Cabaret Modern

A few independent spirits gather in a place that was once a stage for conjurors and cabaret performers. For a whole night they conspire together, creating group frenzy all over again, rediscovering a sense of longing. Here we find all kinds of adventurers: born improvisation-artists, sentimental balled singers, cabaret singers, second-rate poets, and a few friends who easily get excited. They give voice to saucy bragging, or tear-jerking romances. What is revived by the reawakening of these cabaret songs, and other similar songs, has to do with the spirit of this place. Most of the modern aesthetic or political revolution have been partially entwined with the spirit of cabaret. That's no accident. This place, locked away yet easily accessible to anyone, permits all excesses, all transgressions, every horror.


Here, presumably, the idea is not to try to overthrow society, but rather to create from a subcutaneous energy, from a repertoire that links past, present and future, and to bring impatience or extravagance (back) into play, and help them get (back) on their feet. But perhaps that amounts to the same thing. The arena is the night - one of those nights where anything can happen. It is unbelievably serious and, at the same time, absolutely unserious, sometimes even a bit mocking. There's a drama, a narrative, a history told the way it's told in a film, going from sunset to sunrise. Here everything is revue-orientated, like the variety theatre, where everyone sings his own little song, ranging from the belle epoque to that of Godard or Gainsbourg, with a detour via our own age. The shadows of the feverish Germany of the twenties drift by, of the forgotten Paris of the thirties, of Piaf, Marlene, FaŖbinder and Ferrť, the shadows of the bit-parts of French cinema, of Francis Blanche, or of Bourvil with Mocky. But nothing archeological: just the necessities of the present moment, a way of feeling the reality of desire that can only be expressed under particular circumstances.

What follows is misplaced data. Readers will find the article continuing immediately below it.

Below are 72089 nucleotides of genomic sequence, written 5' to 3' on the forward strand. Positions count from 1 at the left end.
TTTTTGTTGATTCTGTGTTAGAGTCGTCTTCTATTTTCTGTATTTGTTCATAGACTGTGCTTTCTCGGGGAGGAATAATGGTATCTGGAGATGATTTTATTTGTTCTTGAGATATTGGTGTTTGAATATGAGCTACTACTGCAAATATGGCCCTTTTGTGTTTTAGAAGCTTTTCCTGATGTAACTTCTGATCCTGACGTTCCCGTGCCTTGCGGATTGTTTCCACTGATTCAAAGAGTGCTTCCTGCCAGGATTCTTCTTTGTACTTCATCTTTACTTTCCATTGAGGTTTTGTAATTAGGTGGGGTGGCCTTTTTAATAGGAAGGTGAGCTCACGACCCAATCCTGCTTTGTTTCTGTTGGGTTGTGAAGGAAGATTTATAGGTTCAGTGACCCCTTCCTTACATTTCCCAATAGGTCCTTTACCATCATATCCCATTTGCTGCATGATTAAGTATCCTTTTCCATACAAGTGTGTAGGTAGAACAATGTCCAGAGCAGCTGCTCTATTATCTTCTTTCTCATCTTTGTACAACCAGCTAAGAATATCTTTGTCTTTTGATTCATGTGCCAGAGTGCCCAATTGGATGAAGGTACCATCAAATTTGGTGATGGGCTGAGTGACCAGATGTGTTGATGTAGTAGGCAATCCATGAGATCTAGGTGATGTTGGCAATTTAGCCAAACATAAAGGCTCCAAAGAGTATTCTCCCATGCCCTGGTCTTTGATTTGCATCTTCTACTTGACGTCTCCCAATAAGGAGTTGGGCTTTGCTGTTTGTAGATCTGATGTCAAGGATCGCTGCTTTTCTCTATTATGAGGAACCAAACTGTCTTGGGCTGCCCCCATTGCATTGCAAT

This night is the creation of situations, with an orchestra of variable constitution in which resounds the spirit of NoŽl Akchotť, the piano of Charlie O., the voice of Giovanni Cacciola and Costes, the guitar and voice of Red, the bass of John Greaves, the songs of Unsere Lieblinge and the sounds of Christian Ludwig Meyer. Far away from the studio, from obsessive hygiene and general simulation, words, sentences and melodies flit by and come back to life, telling of an existence that blazes in every corner, and

of the insatiable night's unbridled laughter.


Based freely on texts and ideas by Thierry Jousse

(Translation by Richard Toop)

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